Councillors forced to debate plans a second time despite previous rejection, reports Simon Allin, Local Democracy Reporter
Councillors had to reconsider a planning application that was turned down months earlier because Enfield Council missed a key housing target.
Planning chiefs admitted the only reason the plans were being re-examined was because of the council’s failure to meet the government’s housing delivery test meant councillors had to apply a “presumption in favour of sustainable development”.
This means proposals should be approved “unless the adverse impacts of doing so would significantly and demonstrably outweigh the benefits”, according to national planning policy.
It led one councillor to claim granting permission would mean having to reconsider a raft of applications that had already been rejected.
The plan for six flats in two buildings at 124 Old Park Ridings, in Grange Park, came before a meeting of the planning committee on Tuesday. A previous application to build one house and a separate building containing three flats at the site was approved in 2017.
The developer wanted to turn the house into three more flats, but in August last year, a bid to do so was turned down because it was judged to be an overdevelopment and would result in “substandard accommodation” because of a lack of private amenity space.
When these plans came back to Tuesday’s meeting, two residents spoke against them. One of the residents claimed changes to previously approved plans would affect his privacy.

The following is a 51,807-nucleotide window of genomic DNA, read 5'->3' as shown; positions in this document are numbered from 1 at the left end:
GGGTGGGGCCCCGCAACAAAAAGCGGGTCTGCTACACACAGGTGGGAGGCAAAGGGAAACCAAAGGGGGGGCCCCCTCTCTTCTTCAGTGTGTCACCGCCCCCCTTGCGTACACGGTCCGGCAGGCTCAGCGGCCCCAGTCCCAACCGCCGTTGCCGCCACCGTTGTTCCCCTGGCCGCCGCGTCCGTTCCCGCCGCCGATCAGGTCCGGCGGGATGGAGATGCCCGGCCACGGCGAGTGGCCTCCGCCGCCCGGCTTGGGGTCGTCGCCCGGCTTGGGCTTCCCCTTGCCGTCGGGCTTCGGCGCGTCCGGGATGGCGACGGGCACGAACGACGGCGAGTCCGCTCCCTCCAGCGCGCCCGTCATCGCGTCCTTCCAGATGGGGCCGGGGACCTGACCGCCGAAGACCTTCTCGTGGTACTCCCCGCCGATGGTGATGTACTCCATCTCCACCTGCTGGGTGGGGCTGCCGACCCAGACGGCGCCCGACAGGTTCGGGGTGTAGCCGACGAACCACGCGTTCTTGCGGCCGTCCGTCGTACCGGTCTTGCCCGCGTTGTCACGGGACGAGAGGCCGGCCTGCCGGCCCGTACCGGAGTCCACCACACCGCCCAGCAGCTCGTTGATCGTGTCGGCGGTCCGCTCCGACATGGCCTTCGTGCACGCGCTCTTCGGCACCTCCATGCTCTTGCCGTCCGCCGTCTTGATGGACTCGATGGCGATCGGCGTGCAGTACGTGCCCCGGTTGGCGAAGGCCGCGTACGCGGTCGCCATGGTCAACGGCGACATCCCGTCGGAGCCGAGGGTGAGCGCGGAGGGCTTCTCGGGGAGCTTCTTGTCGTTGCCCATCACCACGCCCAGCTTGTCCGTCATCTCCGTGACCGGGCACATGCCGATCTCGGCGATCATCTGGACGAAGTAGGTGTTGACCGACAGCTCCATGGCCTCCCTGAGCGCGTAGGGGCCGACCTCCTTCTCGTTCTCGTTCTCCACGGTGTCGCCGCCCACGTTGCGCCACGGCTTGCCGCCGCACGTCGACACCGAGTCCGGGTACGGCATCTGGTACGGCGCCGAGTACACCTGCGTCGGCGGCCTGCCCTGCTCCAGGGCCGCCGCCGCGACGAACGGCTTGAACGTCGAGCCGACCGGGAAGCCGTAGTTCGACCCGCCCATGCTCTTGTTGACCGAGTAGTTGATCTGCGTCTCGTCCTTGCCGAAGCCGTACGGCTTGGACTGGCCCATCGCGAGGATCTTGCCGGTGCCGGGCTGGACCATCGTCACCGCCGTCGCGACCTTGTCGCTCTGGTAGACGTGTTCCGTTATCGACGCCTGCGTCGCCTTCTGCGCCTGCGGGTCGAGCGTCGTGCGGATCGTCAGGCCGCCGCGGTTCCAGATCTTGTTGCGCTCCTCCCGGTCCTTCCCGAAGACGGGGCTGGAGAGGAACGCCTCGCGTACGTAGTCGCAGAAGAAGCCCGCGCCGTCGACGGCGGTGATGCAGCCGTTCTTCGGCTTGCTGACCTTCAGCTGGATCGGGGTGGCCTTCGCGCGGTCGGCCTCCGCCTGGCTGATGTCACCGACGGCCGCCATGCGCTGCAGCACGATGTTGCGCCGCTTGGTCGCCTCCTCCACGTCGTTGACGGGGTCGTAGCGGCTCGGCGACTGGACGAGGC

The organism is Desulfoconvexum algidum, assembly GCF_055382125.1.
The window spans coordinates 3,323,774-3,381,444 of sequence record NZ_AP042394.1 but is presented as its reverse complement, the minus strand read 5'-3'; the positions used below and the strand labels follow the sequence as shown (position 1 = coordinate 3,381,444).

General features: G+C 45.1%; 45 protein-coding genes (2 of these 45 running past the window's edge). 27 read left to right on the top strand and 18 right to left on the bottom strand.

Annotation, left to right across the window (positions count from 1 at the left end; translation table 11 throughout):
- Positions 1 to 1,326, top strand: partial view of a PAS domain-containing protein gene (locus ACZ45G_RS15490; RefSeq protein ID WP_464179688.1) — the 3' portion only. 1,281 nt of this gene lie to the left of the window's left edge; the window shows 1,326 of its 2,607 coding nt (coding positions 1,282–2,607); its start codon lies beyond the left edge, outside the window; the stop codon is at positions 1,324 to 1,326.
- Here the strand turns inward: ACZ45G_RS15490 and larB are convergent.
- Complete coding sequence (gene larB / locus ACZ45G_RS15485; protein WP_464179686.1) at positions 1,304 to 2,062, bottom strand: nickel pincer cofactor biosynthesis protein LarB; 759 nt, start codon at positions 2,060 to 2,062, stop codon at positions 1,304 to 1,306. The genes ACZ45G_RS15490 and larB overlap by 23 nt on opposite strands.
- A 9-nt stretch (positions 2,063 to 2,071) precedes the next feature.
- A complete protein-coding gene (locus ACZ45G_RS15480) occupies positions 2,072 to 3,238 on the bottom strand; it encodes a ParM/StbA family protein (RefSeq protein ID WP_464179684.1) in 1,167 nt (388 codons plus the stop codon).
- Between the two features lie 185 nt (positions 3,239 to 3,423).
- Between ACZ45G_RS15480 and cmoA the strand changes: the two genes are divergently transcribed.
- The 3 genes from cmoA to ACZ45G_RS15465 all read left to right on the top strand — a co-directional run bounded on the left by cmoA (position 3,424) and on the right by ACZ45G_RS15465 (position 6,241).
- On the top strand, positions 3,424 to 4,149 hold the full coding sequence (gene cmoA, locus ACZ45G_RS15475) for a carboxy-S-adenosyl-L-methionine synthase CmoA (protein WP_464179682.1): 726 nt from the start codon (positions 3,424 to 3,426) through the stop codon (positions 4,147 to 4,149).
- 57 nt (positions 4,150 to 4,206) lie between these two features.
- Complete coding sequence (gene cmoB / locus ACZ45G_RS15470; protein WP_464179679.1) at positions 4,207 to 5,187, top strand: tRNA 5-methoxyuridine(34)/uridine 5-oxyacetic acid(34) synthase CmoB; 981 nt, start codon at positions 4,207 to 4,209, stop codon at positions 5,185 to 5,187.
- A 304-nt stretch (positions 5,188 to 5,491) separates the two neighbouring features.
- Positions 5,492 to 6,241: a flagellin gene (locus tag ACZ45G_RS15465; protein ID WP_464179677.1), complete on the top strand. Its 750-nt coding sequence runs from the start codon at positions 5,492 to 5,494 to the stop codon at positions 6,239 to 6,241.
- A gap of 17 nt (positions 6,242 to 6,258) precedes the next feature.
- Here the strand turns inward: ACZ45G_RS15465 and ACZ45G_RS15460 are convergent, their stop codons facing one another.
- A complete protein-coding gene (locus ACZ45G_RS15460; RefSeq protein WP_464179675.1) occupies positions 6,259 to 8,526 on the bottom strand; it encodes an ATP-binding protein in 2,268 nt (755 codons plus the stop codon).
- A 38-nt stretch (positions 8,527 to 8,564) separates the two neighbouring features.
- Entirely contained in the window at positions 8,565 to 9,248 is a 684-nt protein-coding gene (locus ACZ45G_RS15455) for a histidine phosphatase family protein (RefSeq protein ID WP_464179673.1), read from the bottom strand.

He said photos of the plans being used by builders showed the homes were being “built as blocks of flats from day one”, and a lift overrun that had already been constructed was not part of approved plans.
Speaking in favour of the scheme, Simon Warner, director at Warner Planning, said: “The proposal will be a high-quality residential development which is of a scale and form to reflect the street scene and seek to use high-quality materials. The proposal provides a net increase of two much-needed homes.”
He said the applicant, West One Loans, was the receiver of the site “following the unfortunate failure of the previous owners, who have gone into receivership”.
Under questioning from councillors, planning officer David Gittens said an enforcement notice served on the lift overrun meant work on that must cease – but this did not prevent other work on the buildings from continuing.
Andy Higham, the council’s head of development management, said: “This is a resubmission. It is the same scheme members saw previously and determined.
“The question here is about the weighting we now need to apply in light of the presumption in favour. That is a material change that we now have to give weight to. It means planning permission should be granted unless any adverse effects would significantly and demonstrably outweigh the benefits when assessed against the policies in the NPPF [National Planning Policy Framework].
“When we assess the scheme, we believe the benefits of the two additional units would significantly and demonstrably outweigh any harm that is associated with it.”
Committee member Daniel Anderson, a Community First councillor, said: “If this is granted, it means all previous applications that were rejected could all be brought back on similar grounds – and the planning committee would be open to having to reconsider a number of developments which were refused because the conditions have changed.
“I think that is a very dangerous argument.”
Following the debate, officers’ recommendation to approve was rejected by the committee. Councillors then voted to refuse permission on the same basis as the previous refusal, after taking into account the policy change.